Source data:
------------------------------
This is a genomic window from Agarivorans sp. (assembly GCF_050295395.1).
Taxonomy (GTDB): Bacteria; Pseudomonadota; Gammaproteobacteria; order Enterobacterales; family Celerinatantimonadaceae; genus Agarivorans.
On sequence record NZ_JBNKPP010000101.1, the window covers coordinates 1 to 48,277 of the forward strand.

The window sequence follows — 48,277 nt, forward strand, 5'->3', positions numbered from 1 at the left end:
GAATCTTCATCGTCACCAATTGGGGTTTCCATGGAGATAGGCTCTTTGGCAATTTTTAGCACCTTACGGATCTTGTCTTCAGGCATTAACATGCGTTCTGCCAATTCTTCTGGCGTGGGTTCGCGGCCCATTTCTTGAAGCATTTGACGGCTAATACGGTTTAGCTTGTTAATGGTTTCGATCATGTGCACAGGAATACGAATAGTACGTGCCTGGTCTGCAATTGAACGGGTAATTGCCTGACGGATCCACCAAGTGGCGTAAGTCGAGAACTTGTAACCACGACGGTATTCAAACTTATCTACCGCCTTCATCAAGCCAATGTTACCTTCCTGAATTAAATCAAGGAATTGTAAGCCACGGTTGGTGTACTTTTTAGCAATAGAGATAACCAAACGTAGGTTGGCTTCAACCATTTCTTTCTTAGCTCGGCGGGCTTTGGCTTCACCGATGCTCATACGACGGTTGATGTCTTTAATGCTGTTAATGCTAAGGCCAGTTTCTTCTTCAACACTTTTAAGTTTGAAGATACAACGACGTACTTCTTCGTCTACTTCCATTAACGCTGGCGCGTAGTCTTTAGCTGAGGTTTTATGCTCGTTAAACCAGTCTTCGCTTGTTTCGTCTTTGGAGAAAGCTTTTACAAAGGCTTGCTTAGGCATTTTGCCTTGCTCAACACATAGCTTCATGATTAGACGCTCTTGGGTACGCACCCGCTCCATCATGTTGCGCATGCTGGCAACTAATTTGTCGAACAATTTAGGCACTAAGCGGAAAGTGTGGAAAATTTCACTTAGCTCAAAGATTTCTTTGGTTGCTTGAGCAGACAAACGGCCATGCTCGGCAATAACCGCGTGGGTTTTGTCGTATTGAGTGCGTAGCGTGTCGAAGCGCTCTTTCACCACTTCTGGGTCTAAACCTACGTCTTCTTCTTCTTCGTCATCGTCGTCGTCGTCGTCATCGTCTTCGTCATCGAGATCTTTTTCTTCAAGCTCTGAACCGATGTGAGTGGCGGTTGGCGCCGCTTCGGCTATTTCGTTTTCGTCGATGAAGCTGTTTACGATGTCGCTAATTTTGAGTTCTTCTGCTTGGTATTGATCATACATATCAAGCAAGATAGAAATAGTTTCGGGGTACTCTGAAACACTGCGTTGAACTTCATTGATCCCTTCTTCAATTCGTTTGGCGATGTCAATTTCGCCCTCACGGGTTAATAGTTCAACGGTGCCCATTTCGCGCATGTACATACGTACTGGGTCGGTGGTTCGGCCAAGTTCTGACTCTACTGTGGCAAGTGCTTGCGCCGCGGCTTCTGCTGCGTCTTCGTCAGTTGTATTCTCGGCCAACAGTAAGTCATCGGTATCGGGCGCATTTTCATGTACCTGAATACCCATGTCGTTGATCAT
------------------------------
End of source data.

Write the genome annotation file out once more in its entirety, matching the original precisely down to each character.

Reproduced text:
This is a genomic window from Agarivorans sp. (assembly GCF_050295395.1).
Taxonomy (GTDB): Bacteria; Pseudomonadota; Gammaproteobacteria; order Enterobacterales; family Celerinatantimonadaceae; genus Agarivorans.
On sequence record NZ_JBNKPP010000101.1, the window covers coordinates 1 to 48,277 of the forward strand.

The window sequence follows — 48,277 nt, forward strand, 5'->3', positions numbered from 1 at the left end:
GAATCTTCATCGTCACCAATTGGGGTTTCCATGGAGATAGGCTCTTTGGCAATTTTTAGCACCTTACGGATCTTGTCTTCAGGCATTAACATGCGTTCTGCCAATTCTTCTGGCGTGGGTTCGCGGCCCATTTCTTGAAGCATTTGACGGCTAATACGGTTTAGCTTGTTAATGGTTTCGATCATGTGCACAGGAATACGAATAGTACGTGCCTGGTCTGCAATTGAACGGGTAATTGCCTGACGGATCCACCAAGTGGCGTAAGTCGAGAACTTGTAACCACGACGGTATTCAAACTTATCTACCGCCTTCATCAAGCCAATGTTACCTTCCTGAATTAAATCAAGGAATTGTAAGCCACGGTTGGTGTACTTTTTAGCAATAGAGATAACCAAACGTAGGTTGGCTTCAACCATTTCTTTCTTAGCTCGGCGGGCTTTGGCTTCACCGATGCTCATACGACGGTTGATGTCTTTAATGCTGTTAATGCTAAGGCCAGTTTCTTCTTCAACACTTTTAAGTTTGAAGATACAACGACGTACTTCTTCGTCTACTTCCATTAACGCTGGCGCGTAGTCTTTAGCTGAGGTTTTATGCTCGTTAAACCAGTCTTCGCTTGTTTCGTCTTTGGAGAAAGCTTTTACAAAGGCTTGCTTAGGCATTTTGCCTTGCTCAACACATAGCTTCATGATTAGACGCTCTTGGGTACGCACCCGCTCCATCATGTTGCGCATGCTGGCAACTAATTTGTCGAACAATTTAGGCACTAAGCGGAAAGTGTGGAAAATTTCACTTAGCTCAAAGATTTCTTTGGTTGCTTGAGCAGACAAACGGCCATGCTCGGCAATAACCGCGTGGGTTTTGTCGTATTGAGTGCGTAGCGTGTCGAAGCGCTCTTTCACCACTTCTGGGTCTAAACCTACGTCTTCTTCTTCTTCGTCATCGTCGTCGTCGTCGTCATCGTCTTCGTCATCGAGATCTTTTTCTTCAAGCTCTGAACCGATGTGAGTGGCGGTTGGCGCCGCTTCGGCTATTTCGTTTTCGTCGATGAAGCTGTTTACGATGTCGCTAATTTTGAGTTCTTCTGCTTGGTATTGATCATACATATCAAGCAAGATAGAAATAGTTTCGGGGTACTCTGAAACACTGCGTTGAACTTCATTGATCCCTTCTTCAATTCGTTTGGCGATGTCAATTTCGCCCTCACGGGTTAATAGTTCAACGGTGCCCATTTCGCGCATGTACATACGTACTGGGTCGGTGGTTCGGCCAAGTTCTGACTCTACTGTGGCAAGTGCTTGCGCCGCGGCTTCTGCTGCGTCTTCGTCAGTTGTATTCTCGGCCAACAGTAAGTCATCGGTATCGGGCGCATTTTCATGTACCTGAATACCCATGTCGTTGATCAT